Interview with Robert Peterson

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[Interview commences on Robert Peterson’s back patio]

Hello my name is Robert Peterson. I am a father to three children, two boys Pete and Oscar, one girl, Lizzy. I work in sales, for a white goods company, specializing in human resources. My wife is Janine, and we’ve been together for 17 years now. I guess you could say I’m an outdoors man. I enjoy walking out onto the back-patio and staring up and the sky, its quite common for me to spend several hours with my hand-in-my pockets, waiting for something to fly by.

[Robert demonstrates how he wears his hands in his pockets.]

One does see quite a few birds, a plane now and then, and if you’re lucky you might spot a helicopter. A silly game my family will play is to lock me out of the house while I’m watching the sky. I’ll hear a CLICK. Look around, and the kids will be standing behind the locked door laughing, though I can’t hear them because they’re behind the thick glass, I can just see them laughing. Eventually they get bored and close the curtains and I go back to watching the sky.

[Robert goes to let us back inside the house but the door is locked.]

Occasionally I’ll have to throws a few rocks at the windows to get their attention:

[Throws a handful of pebbles at windows.]

What is it Robert?

[Janine appears from their bedroom window on the second floor.]

Oh hello Janine, Would you be able to unlock the front door for me? I have been out here for quite some time now, about.

[Robert checks his watch.]

Yuh, about 6 hours now, I am getting rather hungry.

Bloody hell Robert, I’m upstairs at the moment. Can’t you just wait until tomorrow love?

Oh, well, I, Yes I suppose I can wait. Would you please throw down some a bread roll, or an apple?

No Robert I’m very busy.

[Janine swiftly closes the window.] [We manage to force a side window and reconvene the interview in the drawing room. Robert then says he is experiencing a paroxysm of white noise in the head and demands we fix him some tea if the interview is to continue.]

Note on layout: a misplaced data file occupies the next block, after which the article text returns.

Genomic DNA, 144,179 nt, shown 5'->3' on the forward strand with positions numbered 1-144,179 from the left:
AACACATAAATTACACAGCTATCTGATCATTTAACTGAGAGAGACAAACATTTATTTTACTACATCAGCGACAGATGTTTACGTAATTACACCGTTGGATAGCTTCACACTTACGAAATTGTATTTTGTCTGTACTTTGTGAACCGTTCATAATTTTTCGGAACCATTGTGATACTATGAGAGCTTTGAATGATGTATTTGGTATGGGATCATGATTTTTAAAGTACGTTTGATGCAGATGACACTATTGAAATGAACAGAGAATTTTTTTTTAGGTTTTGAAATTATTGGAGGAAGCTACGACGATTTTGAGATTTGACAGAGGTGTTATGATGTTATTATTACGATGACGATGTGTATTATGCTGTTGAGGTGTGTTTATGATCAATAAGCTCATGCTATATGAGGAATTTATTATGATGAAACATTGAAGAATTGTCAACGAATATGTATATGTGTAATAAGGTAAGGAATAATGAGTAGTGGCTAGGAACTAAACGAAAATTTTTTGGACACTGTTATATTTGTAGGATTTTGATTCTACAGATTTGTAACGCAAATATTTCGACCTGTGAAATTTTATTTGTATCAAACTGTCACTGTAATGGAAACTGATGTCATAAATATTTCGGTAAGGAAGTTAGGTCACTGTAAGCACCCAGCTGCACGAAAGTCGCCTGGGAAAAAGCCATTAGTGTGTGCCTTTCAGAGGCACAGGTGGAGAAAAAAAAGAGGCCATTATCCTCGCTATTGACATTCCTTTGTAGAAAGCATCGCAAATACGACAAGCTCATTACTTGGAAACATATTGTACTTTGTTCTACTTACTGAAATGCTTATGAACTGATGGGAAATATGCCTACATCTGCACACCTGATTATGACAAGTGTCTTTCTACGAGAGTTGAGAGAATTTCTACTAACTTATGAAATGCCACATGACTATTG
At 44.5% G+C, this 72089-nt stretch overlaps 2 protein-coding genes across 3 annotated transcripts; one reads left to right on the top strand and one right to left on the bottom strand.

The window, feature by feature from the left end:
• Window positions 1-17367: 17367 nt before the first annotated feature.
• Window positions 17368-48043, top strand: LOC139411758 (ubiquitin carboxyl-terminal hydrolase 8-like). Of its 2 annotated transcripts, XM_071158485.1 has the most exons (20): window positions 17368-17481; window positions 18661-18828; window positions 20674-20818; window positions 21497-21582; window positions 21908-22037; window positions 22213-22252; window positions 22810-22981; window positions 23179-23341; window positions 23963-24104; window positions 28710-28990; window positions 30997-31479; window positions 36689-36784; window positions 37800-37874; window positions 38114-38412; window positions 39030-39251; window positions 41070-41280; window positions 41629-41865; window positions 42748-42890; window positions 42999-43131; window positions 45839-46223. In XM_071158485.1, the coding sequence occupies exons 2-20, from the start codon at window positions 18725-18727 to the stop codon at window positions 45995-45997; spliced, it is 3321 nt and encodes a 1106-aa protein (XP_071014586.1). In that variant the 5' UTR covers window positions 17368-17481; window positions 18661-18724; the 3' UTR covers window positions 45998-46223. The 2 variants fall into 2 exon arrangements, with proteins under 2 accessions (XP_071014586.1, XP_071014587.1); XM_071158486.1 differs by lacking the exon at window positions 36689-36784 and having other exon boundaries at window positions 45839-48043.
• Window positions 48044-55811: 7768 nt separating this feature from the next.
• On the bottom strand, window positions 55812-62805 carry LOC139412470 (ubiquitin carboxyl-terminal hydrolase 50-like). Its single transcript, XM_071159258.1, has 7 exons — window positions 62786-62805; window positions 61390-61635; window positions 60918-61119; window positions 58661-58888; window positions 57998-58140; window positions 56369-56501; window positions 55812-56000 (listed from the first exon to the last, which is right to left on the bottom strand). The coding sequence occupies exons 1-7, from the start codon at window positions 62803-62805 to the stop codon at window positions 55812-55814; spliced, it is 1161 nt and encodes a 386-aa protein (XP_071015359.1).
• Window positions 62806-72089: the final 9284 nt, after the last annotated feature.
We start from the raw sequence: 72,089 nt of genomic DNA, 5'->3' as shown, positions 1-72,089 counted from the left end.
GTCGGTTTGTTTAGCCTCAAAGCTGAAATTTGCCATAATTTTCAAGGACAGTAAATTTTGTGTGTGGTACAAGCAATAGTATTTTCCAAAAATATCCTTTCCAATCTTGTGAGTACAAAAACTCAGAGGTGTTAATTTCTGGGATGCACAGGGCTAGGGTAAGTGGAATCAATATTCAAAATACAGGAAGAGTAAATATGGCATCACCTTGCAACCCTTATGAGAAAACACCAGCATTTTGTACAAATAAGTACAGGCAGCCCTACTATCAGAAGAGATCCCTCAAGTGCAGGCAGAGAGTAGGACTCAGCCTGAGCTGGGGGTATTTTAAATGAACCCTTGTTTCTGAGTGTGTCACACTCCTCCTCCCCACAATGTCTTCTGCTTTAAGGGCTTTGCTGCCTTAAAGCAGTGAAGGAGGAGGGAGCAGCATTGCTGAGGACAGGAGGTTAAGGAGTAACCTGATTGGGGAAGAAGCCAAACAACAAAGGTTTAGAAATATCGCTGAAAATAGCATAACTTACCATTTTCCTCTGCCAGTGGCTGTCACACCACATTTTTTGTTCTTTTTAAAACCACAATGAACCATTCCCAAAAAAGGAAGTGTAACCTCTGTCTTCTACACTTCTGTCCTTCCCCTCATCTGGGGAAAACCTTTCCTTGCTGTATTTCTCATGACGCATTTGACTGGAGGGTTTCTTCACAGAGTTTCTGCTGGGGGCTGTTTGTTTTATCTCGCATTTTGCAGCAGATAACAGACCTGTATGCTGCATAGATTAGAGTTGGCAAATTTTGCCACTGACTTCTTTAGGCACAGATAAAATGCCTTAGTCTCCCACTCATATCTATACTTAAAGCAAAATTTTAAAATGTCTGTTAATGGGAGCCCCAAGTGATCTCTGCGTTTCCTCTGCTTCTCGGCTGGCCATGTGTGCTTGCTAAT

I think Janine is still a bit upset, visa-v my attempt to have her killed the other night. In a few weeks I’m sure we’ll be able to have a good laugh about it [Robert fidgets, then says he needs a drink, though, both myself and the cameraman watch him bypass the kitchen and walk into one of the linen closets in the hallway. He walks out a few minutes later]. She kept putting the forks where the knives should go in the cutlery draw, and I found was particularly maddening. My reaction, and in hindsight, perhaps slightly over-the-top, was to hire the services of a hit-man and have her taken out, hopefully before tea. Then it was just a matter of making tea, brushing the dog, then putting the kids to bed. If Janine and I got out for a meal, we usually leave the kids with dog. So It seems to help to if we keep him happy.

But the thing was Janine had also hired her own hit-man to do a hit on me that very night. And suffice to say, her hit-man thought my hit-man was me, and they ended up knocking-off each other. [Robert Laughs] Janine and I came out to find Pete and Lizzy playing in and amongst the dead men, Pete had one of the severed legs and was holding it behind himself like a tail.

More Fun Fiction…

Nils Erwin

Nils submitted this piece in 2004 with a link to his webpage "under the floor" which is no longer available.*** Here's an "about me" excerpt from his long lost webpage: *** "Shortly after I was born it came as quite a startle to my then already beleaguered parents (they had wanted a girl who could sew), that I would speak fluent spanish. My first words were: "Dónde está el tocador? Necesito refrescar para arriba." Which roughly translated means: "Where is the toilet, I need to freshen up." Fearing that I had some incredible gift, or even worse, that I was channeling a homosexual spanish immigrant, my parents paid a vagrant to drop me down a manhole along with a satchel of dried food with the hopes that I might surface one day quite normal and ready to join society again. Fortuitously, this tuned out to completely unnecessary, for as swiftly as I picked up the dialect, it abandoned me, and I returned to the normal incoherence of a baby."

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